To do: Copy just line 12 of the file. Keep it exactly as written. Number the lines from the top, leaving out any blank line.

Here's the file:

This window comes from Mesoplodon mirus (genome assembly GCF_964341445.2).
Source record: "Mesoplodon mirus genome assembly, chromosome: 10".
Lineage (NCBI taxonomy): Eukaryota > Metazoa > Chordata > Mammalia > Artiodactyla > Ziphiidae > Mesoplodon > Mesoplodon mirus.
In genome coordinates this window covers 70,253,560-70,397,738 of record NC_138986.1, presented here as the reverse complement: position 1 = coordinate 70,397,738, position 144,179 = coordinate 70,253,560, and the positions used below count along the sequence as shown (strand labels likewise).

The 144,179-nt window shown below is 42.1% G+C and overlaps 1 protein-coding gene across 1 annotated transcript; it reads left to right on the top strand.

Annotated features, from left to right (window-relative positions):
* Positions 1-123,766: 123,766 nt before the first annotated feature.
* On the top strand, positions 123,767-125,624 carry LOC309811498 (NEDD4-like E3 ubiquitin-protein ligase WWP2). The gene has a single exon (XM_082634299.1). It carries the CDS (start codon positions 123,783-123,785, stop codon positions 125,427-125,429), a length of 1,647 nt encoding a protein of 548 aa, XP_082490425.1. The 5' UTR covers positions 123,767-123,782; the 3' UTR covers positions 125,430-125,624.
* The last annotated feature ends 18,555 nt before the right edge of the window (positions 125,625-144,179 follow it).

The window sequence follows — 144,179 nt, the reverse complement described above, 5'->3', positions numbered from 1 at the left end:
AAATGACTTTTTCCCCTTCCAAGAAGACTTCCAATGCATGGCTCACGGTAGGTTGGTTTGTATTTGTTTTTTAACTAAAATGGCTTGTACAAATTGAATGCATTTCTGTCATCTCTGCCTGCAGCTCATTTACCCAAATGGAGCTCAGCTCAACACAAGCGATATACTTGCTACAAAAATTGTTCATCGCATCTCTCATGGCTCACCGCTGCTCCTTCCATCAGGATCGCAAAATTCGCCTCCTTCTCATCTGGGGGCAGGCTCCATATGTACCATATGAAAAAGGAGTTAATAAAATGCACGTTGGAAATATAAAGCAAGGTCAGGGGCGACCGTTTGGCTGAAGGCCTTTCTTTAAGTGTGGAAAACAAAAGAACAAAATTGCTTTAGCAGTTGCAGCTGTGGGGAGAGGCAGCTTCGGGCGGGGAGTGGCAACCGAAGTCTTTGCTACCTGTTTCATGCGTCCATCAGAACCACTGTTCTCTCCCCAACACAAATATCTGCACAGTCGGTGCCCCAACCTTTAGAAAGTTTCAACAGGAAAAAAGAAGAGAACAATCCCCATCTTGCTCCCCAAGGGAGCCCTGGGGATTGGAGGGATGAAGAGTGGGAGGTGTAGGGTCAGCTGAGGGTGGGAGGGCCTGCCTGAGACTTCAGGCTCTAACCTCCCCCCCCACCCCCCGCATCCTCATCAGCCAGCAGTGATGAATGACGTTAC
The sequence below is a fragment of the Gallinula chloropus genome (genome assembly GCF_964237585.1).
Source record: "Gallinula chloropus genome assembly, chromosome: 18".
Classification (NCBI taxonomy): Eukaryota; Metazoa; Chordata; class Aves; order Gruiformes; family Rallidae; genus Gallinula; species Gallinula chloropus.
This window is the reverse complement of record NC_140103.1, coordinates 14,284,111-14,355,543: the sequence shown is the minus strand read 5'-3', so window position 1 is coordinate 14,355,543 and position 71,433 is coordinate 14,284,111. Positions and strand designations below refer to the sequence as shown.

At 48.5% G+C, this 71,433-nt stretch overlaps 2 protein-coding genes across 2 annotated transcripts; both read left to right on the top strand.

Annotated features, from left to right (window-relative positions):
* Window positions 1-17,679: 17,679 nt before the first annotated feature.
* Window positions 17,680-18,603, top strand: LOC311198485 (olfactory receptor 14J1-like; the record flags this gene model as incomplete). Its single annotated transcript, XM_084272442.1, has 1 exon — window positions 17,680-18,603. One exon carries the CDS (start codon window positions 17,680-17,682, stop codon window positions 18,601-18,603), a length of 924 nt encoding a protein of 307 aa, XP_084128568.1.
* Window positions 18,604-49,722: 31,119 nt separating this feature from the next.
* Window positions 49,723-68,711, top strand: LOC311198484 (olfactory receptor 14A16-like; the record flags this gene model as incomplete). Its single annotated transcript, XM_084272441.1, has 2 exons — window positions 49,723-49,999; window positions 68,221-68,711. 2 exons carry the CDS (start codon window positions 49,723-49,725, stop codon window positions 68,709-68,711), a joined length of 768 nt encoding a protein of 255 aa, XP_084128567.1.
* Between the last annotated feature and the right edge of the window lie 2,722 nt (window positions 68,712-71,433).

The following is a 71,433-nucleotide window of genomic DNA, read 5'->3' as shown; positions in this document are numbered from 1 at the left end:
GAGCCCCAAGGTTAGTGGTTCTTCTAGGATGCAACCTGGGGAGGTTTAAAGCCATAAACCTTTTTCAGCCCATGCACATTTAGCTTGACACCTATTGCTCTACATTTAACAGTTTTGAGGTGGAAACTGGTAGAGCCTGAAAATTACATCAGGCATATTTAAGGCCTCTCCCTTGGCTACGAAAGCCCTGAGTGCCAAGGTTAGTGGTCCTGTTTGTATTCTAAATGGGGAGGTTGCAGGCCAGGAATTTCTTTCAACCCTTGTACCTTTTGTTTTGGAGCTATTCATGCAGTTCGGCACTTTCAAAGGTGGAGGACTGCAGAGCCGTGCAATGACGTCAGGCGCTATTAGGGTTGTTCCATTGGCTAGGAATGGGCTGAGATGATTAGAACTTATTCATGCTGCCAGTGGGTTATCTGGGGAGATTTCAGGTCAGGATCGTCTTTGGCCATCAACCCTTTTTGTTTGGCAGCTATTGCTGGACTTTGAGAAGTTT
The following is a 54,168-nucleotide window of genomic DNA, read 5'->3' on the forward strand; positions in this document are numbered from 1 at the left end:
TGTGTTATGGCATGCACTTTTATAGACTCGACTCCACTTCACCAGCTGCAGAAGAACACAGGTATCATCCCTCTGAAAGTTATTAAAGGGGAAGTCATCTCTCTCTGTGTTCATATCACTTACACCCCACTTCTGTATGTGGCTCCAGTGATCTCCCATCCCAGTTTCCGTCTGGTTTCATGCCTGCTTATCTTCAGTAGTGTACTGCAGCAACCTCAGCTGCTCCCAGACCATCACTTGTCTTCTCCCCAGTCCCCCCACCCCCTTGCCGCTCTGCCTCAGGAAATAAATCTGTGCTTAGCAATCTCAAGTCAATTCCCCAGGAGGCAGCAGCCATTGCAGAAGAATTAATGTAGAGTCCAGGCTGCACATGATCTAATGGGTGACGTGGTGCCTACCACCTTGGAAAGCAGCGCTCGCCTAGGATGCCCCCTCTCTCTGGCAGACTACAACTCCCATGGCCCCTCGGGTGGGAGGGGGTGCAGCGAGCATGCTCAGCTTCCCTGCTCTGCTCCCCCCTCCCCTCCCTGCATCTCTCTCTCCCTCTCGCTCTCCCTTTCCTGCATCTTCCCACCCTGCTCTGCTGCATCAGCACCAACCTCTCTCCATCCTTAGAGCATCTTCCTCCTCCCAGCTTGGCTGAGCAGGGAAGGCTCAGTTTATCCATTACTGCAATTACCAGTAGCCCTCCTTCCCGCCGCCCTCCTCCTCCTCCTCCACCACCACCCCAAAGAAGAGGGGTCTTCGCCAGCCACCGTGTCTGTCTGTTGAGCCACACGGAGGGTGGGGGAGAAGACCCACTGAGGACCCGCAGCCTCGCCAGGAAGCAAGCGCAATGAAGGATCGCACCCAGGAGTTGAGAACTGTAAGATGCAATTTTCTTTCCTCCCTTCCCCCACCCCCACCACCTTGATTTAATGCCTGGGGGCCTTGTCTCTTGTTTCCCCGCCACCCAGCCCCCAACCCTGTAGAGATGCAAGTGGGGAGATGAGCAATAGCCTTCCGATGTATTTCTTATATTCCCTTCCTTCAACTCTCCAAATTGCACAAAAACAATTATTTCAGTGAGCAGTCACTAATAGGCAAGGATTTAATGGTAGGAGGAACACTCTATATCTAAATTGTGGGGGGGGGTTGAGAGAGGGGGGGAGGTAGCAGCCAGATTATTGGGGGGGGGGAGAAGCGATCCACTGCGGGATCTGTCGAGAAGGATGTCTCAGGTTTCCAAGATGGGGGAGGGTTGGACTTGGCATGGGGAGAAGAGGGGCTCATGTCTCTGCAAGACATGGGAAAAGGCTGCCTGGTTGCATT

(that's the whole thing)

The sequence below is a fragment of the Gallinula chloropus genome (genome assembly GCF_964237585.1).